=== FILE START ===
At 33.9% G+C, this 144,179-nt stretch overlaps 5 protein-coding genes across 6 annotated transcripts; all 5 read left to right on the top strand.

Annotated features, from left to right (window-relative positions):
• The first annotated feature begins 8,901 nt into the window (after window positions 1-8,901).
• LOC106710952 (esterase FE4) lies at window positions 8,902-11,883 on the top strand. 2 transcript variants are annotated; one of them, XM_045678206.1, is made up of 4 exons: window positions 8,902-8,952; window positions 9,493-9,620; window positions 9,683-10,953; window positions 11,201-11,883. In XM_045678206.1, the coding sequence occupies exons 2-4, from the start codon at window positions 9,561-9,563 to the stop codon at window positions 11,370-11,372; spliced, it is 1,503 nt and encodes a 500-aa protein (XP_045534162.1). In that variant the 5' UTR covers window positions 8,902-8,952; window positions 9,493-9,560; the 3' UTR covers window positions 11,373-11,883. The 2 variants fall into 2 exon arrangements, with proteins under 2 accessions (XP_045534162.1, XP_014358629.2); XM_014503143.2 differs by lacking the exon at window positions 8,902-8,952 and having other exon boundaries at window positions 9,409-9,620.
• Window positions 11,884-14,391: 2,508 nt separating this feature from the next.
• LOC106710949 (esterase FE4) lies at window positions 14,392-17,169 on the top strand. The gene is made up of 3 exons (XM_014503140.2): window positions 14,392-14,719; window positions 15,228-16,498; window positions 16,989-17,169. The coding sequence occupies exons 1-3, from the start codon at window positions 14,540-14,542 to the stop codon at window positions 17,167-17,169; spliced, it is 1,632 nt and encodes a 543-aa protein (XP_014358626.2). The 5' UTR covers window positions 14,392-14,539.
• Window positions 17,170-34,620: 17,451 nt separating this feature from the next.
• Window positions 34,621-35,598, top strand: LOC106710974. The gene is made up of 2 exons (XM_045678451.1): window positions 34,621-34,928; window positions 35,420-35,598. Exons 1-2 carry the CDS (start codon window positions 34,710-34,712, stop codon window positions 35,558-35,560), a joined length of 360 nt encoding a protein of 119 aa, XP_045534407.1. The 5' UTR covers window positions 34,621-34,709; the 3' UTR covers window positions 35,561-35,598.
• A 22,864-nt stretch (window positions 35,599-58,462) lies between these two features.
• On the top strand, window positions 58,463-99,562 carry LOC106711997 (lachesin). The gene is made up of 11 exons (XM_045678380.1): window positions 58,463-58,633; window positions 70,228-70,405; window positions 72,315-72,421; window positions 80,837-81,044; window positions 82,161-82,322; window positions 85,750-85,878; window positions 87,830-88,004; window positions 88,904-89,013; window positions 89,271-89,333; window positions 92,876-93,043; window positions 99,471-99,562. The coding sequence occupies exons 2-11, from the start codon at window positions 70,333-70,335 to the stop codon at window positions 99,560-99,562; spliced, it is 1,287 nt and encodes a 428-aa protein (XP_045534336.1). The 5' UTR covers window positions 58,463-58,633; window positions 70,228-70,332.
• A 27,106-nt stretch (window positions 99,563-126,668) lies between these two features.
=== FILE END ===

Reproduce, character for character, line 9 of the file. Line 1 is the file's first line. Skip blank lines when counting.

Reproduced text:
• A 22,864-nt stretch (window positions 35,599-58,462) lies between these two features.